• A 800x600 display.

And Google's Chrome OS?

Google does not list minimum requirements for its Chrome operating system.  If you check out the devices that are available currently, you will notice the following minimum specs:

  • Intel Celeron processor or comparable.
  • 2 Gigabytes of RAM.
  • 16 Gigabyte of SSD storage

It is interesting to note that Microsoft's Windows 10 Cloud operating system requires better hardware than Windows 10 in some areas. Most notable RAM and storage.

On the processor side, Windows 10 will run on ARM processors eventually as well which should boost battery life and reduce the cost of devices.

Windows 10 Cloud may look an awful lot like Windows RT on first glance. Microsoft launched Windows RT alongside Windows 8, but has not really mentioned the operating system since the launch of Windows RT 8.1. The company's is still pushing out patches for Windows RT, but that is about it.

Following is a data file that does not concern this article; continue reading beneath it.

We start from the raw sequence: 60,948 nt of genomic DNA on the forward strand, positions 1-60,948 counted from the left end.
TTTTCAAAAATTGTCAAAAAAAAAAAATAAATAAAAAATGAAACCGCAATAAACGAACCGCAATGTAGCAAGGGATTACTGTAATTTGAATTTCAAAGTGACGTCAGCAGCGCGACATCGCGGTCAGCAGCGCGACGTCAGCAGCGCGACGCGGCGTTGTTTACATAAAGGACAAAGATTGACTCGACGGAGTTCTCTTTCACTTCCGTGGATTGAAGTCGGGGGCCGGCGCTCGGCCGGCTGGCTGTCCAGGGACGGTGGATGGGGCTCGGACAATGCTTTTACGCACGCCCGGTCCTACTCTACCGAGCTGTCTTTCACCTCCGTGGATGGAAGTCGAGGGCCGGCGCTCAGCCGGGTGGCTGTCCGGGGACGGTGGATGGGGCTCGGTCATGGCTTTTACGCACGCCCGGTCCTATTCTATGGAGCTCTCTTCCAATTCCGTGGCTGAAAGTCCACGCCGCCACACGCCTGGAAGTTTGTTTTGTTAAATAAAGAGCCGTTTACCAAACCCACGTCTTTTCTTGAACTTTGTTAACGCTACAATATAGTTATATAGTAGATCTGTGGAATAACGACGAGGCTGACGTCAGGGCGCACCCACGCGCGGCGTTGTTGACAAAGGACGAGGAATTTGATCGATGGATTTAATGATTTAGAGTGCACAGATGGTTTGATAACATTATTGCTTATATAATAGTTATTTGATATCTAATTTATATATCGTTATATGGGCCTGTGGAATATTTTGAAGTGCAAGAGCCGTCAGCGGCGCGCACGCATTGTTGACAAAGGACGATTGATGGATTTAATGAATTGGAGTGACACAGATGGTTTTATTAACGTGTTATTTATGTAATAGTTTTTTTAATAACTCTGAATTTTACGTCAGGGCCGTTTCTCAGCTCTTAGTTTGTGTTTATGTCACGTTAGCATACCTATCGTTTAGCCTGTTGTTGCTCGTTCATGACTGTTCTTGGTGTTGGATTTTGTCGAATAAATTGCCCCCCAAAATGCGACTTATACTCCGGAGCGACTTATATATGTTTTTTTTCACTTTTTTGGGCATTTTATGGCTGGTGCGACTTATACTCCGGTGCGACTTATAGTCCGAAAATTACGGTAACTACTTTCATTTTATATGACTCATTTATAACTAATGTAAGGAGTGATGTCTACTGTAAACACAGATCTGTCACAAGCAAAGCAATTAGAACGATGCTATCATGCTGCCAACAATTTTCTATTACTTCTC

One of the points of criticism in regards to Windows RT was that users could only use the apps that shipped with the operating system, Internet services and apps, and what was available in Windows Store at the time.

This is similar to how Windows 10 Cloud operates, but with two notable differences.

  1. The Windows Store has matured a lot, and UWP applications deliver a better user experience on average. This includes options to run legacy Windows programs that were converted to run as Windows 10 apps. (hacks may circumvent that restriction)
  2. Windows 10 Cloud comes with an option to upgrade the operating system to a Windows 10 Home or Pro license.

Closing Words

Microsoft wants to establish a Chromebook competitor, especially in the US, a market where Google has been conquering the Education sector with its low-cost Chrome OS powered devices.